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Baseball Riot Reviewed by Cyril Lachel on . While fun in short bursts, Baseball Riot feels like a carbon copy of last year's Tennis in the Face. This disappointing sequel adds a frustrating new wrinkle that slows down the pacing and makes everything more frustrating. Baseball Riot chooses to bunt instead of going for the home run. Rating: 40%
Baseball Riot
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  • Review Score:

  • C-
While critics may complain about a schedule filled with sequels, I am of the mind that they serve a purpose. These follow-ups give developers a chance to build on the original ideas in way they wouldn't be able to by starting over from scratch. And when they're done right, they can change the industry forever. Unfortunately there are too many sequels like Baseball Riot, a reskinned follow-up to Tennis in the Face that doesn't attempt anything new.

For what it's worth, I largely enjoyed Tennis in the Face. While certainly not very deep, it made for a silly time-waster that was fun in short bursts. But even at its best, I never once thought there was enough material for a second game. Not every goofy concept needs to be turned into its own franchise. But apparently 10tons disagrees, because here I am reviewing what feels like a carbon copy of last year's game.


The concept is appealing enough; you play a baseball hitter with a limited amount of turns to injure every person in the level. Each stage offers a unique puzzle where players attempt to find an object or character that triggers a chain reaction that takes out multiple people in a single turn. There are explosive energy drinks scattered throughout the stages, as well as rolling barrels, vending machines, ice blocks and other innocent items that can be used to crush the opposition.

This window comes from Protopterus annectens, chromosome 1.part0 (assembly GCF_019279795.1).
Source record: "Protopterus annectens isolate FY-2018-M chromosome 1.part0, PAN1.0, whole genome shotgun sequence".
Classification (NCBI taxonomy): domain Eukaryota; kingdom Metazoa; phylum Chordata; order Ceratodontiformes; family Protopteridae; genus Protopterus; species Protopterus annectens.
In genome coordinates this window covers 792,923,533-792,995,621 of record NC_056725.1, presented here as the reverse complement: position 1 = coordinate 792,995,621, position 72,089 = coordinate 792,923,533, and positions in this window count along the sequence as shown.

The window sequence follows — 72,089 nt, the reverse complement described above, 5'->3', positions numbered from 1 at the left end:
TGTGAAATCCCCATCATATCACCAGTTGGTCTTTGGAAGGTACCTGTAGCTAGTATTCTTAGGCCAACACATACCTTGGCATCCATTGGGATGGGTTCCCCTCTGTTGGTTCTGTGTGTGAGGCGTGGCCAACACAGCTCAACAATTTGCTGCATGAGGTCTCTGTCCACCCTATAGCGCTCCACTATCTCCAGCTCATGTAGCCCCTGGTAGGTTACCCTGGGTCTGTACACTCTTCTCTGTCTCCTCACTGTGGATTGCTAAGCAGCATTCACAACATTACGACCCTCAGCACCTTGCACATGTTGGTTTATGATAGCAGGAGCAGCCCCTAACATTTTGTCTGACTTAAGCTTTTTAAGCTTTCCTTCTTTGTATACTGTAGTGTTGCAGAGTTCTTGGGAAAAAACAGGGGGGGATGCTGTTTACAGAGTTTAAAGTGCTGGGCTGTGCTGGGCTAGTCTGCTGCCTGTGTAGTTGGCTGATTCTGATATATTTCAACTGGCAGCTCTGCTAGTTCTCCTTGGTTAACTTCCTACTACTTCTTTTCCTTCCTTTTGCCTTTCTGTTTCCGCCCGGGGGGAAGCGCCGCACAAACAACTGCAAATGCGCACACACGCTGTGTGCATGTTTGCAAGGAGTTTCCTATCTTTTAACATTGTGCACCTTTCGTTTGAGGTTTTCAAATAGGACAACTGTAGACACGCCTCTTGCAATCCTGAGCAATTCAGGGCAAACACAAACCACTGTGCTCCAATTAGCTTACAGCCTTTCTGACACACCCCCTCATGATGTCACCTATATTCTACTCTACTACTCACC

The change from tennis to baseball gives us a chance to take out a new batch of enemies. On top of the usual hipsters and business professionals, we go up against umpires and catchers. These baseball foes are ready to give our hero a headache. The umpire, for example, can only be injured by avoiding his protective chest plate, while the catcher will snag your ball out of the air if you're not careful.

Baseball Riot (PlayStation 4)Click For the Full Picture Archive

On top of the new enemies, Baseball Riot also adds stars to collect in each stage. The goal is to collect the three stars at the same time you're knocking everybody out. In theory, this simple change should have made the levels more engaging, but all it did was make the game more frustrating. Because the progression is tied to how many stars you collect, gamers will find themselves replaying the same stages over and over until they can figure out how to pick everything up. All this does is blunt the pacing and make me want to switch games.

Had our baseball hero played differently or came with his own special moves, I likely would have given the similarities a pass. But the developers didn't focus on any of that, they simply swapped sports figures and called it a day. The levels, graphics and gameplay are all the same, which makes me wonder why they even bothered. This isn't a sequel, it's a rehash.

Baseball Riot (PlayStation 4)Click For the Full Picture Archive

What's sad is that 10tons is selling this series short. Sure, it will always be a silly time-waster, but that doesn't mean they couldn't flesh out the experience to better suit the sport. Perhaps this would be the right time to introduce a rival from the other league or take a tour of all the stadiums. But nothing quite that ambitious makes it into Baseball Riot.

Much like Tennis in the Face, this sequel can be fun in short bursts. It's not very original and misses a lot of obvious opportunities, but the gameplay remains mildly entertaining and it's incredibly cheap. But even then, Baseball Riot is a wildly disappointing sequel that chooses to bunt instead of going for the home run.
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